I’ve been thinking a lot about stereotypes.
At the beginning of the fall semester, I taught my friend Tess about The Notre Dame football coaching staff and told her to sound impressive by talking about Frank Verducci and his approach to the offensive line (A lot of good that does her now). After that lesson, she called me a “Renaissance woman.” I’m not really sure what that means.
What I do know is that it’s hard to break out of any sort of feminine stereotype. On the morning of Thursday, Jan. 7, I was contemplating that very issue as I drove to the bank. It seems you can either conform to a stereotype, or be opposite to it.
But where’s the middle ground? I imagined that a lot of women my age wonder the same thing as they try to figure out what to do with their lives.
That night I sat down in front of our high-definition television, ate Buffalo wings and yelled at the screen as Nick Saban classlessly coached his way to a national championship.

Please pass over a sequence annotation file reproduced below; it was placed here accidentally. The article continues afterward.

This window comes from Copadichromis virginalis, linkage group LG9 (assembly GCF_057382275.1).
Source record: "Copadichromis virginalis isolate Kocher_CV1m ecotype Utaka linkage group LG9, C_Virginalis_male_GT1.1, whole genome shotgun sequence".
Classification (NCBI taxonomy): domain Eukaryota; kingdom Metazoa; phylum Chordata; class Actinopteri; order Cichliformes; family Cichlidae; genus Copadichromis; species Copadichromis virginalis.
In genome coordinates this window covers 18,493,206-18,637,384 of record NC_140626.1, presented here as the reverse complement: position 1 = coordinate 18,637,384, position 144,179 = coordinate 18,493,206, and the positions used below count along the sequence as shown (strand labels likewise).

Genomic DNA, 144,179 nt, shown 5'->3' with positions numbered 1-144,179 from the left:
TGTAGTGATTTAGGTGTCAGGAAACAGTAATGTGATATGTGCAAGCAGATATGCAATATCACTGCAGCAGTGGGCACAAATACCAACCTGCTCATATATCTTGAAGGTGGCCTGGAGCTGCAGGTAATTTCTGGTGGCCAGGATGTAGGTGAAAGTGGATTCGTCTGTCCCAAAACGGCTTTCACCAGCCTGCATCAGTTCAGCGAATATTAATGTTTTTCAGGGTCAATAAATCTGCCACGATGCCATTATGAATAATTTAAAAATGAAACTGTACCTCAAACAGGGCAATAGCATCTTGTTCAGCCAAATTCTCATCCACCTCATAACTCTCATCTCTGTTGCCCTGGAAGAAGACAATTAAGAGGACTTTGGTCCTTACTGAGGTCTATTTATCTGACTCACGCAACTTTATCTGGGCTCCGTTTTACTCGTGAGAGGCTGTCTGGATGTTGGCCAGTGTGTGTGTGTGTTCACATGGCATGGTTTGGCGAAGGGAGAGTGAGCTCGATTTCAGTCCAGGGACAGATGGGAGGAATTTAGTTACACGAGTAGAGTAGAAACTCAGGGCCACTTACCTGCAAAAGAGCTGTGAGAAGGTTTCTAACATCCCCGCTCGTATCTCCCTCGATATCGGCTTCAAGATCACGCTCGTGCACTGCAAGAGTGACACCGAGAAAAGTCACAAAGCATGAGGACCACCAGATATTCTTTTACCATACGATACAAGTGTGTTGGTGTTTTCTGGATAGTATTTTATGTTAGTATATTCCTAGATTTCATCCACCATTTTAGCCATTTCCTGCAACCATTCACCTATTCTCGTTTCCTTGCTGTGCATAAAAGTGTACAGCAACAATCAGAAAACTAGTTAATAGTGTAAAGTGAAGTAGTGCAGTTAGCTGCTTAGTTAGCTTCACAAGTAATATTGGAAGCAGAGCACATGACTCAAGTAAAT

I don’t think there are any grounds to the idea that women don’t like wings or football or hating on Nick Saban, but I was still being an anti-stereotype at that moment.
After the game, my mom and sister went to bed and my dad went to the basement to watch the Cavs. I went into the kitchen, popped in my “Fearless: Platinum” CD and began to clean so that I could bake cookies for the next-door neighbors, who had just had a baby boy.
In other words, I was being a suburban housewife.
Well, I opened the cabinet under the sink to get some Ajax, and out crawled a big spider.
My first thought was to call my dad to come kill it for me. Then, I realized:
“No. This is my middle ground!”
So, I grabbed my dad’s shoe and took a whack at the spider. The little guy was crafty, though. He played dead, and once some time had passed he figured he was okay and began to rappel away.
I got him in the end, though. I celebrated by dancing to “Hey Stephen,” and then continued to wash the dishes.
Of course, I would now like to bring this together by using the acts of baking cookies and killing spiders as some overarching metaphor for feminism and life as a woman, but I don’t have the literary skills to pull that off.
The point is that I found a middle ground in between being a stereotype and an anti-stereotype, and I’ll continue to try to do so.
Now if you’ll excuse me, I have some shopping to do.